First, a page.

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Calm in the Storm

I had a nasty run yesterday morning. And not in the “nasty as an ironic way to say pleasant” sense. In breaking down the run, it wasn’t my energy level or the distance (often the culprits of a bad run) that made it so unbearable – it was the wind. For those readers in Colorado, you’ve likely experienced this type of wind before. A wind so intense that it was difficult to enjoy even when it was pushing me from behind, and enough to make me curse everything in existence while I was running straight into it. A nightmare to say the least.

If there’s any silver lining in this experience, it’s that I came out of it with the idea for this post. See, about halfway through the run, I suddenly noticed that my eyes weren’t stinging from twigs and dirt blowing into them. I was running very close to full speed, in a posture that didn’t have me bent double and twisted to protect myself from everything whirling through the air. I had no reason to be swearing (and immediately felt silly for doing so).

In that moment, one of my favorite concepts from mindfulness hit me in a rare moment of clarity – the idea that nothing is permanent. There are ebbs and flows to everything…nothing stays the same, all the time. I touched on this idea in the Comments section of an earlier post, placing it in the context of neurobiology and hope for change in our brains. But this experience was a little more direct for me; in that moment, the run shifted from a tedious chore to something a little more lively and dynamic. I recognized that the wind, contrary to my belief until that point, wasn’t constantly blowing hard and fast directly into my face. There were brief stretches where it let up, times when I could feel the sun more strongly or enjoy a little burst in speed. I started to shift my outlook on the run from one of frustration to one of recognizing and appreciating these small moments of relief.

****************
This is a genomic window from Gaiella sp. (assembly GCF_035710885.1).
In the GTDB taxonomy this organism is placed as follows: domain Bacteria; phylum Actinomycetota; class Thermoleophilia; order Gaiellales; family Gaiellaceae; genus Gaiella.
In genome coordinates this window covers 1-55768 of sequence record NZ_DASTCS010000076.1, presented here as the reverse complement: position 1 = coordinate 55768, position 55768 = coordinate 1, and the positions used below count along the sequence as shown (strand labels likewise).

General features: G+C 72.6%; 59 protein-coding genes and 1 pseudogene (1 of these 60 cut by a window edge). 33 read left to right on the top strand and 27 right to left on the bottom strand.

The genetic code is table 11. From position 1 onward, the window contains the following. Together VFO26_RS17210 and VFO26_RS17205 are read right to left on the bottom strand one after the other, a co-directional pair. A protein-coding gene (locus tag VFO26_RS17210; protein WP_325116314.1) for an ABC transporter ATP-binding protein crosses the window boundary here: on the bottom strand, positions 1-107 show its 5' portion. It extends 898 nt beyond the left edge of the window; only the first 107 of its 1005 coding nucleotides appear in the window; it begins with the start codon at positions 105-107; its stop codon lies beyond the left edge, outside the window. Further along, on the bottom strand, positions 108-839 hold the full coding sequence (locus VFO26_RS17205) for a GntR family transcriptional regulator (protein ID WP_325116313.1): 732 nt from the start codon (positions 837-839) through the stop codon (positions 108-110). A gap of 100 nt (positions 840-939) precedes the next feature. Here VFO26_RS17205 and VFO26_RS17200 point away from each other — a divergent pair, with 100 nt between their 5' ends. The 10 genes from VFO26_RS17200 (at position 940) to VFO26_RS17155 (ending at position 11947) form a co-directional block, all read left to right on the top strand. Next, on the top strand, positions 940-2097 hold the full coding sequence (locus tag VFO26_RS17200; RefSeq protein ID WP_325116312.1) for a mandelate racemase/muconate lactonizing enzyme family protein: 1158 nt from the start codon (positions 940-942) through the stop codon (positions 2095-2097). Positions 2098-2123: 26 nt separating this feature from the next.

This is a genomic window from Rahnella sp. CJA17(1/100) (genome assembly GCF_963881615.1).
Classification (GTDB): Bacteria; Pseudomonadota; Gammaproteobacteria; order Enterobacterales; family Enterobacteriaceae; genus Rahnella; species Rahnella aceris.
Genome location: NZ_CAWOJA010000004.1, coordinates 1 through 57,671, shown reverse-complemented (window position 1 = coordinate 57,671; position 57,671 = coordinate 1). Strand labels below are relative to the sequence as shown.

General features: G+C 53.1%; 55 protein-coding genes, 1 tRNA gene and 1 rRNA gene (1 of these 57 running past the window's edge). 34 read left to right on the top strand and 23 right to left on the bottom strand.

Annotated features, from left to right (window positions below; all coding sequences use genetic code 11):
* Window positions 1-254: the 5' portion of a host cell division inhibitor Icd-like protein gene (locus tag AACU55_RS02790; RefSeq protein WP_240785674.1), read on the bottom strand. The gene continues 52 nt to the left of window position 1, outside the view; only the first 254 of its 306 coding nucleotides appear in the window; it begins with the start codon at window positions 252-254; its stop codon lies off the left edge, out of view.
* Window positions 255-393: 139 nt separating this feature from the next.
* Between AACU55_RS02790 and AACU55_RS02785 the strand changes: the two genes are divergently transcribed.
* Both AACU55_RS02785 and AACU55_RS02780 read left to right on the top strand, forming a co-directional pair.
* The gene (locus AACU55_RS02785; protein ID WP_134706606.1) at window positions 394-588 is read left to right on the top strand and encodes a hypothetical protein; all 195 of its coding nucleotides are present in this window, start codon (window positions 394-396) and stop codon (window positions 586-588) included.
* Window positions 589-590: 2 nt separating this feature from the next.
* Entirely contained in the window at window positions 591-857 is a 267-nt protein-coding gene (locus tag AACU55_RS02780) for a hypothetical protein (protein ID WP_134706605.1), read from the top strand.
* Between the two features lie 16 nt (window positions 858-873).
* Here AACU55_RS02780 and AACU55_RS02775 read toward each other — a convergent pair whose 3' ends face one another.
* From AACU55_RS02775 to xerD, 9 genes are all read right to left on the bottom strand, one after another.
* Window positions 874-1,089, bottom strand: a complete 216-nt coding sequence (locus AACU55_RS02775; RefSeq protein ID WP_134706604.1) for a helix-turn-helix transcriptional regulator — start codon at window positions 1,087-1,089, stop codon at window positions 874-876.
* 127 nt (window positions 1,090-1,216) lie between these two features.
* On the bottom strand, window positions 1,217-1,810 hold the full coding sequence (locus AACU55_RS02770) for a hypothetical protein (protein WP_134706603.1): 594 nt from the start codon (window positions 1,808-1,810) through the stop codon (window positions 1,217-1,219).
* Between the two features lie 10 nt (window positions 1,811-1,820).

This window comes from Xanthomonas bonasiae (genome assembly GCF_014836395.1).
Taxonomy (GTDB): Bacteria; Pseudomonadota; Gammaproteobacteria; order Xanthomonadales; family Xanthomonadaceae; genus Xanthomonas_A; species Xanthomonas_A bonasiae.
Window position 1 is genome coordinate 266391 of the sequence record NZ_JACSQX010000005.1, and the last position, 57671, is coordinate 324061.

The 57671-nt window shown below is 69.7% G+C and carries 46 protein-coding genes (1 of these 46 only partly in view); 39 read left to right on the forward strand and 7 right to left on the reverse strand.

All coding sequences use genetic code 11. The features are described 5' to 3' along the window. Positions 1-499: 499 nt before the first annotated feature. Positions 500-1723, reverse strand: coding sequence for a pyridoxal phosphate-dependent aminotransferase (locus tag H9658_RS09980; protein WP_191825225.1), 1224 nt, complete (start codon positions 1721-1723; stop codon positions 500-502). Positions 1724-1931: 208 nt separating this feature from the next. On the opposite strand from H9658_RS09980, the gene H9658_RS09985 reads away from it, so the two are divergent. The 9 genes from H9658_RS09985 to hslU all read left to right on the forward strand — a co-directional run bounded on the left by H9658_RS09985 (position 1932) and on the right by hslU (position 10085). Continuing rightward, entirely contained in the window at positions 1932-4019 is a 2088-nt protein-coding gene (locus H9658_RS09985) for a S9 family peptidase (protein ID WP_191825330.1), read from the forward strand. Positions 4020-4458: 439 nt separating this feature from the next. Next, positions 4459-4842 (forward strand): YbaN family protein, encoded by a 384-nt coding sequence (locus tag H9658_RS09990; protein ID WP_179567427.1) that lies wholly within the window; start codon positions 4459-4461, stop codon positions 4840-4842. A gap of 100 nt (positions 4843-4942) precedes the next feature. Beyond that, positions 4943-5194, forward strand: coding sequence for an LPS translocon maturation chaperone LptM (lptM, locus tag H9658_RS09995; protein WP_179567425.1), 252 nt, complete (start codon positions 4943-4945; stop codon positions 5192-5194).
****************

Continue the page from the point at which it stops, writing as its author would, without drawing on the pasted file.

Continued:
This idea is so important in my personal and professional lives as well. Many times, I’ve talked with depressed clients who say they’re “always” depressed about how “always” is never true. There are inevitably going to be fluctuations in mood, however small they may be. Maybe it’s first thing in the morning, before things have a chance to go wrong. It might be a seemingly random compliment, or a good grade, or a better-than-average sandwich that gives a brief lift in mood. Whatever does it for you, it’s the ability to recognize these moments for what they are rather than let them pass by that’s important. It’s so easy to ignore or miss these times, letting them get swallowed by the dominant mood. But my experience has shown that there’s a lot of hope to be gained from being aware of these small fluctuations. Once you start tuning in to the possibility that depression (or anxiety, or relationship difficulties) isn’t permanent, things start opening up. The belief that there’s a chance to feel better can be incredibly powerful. In therapy I try to help my clients gain more moment-to-moment awareness so that they can recognize the small shifts rather than miss them. It’s not easy, but with a little practice it is certainly possible.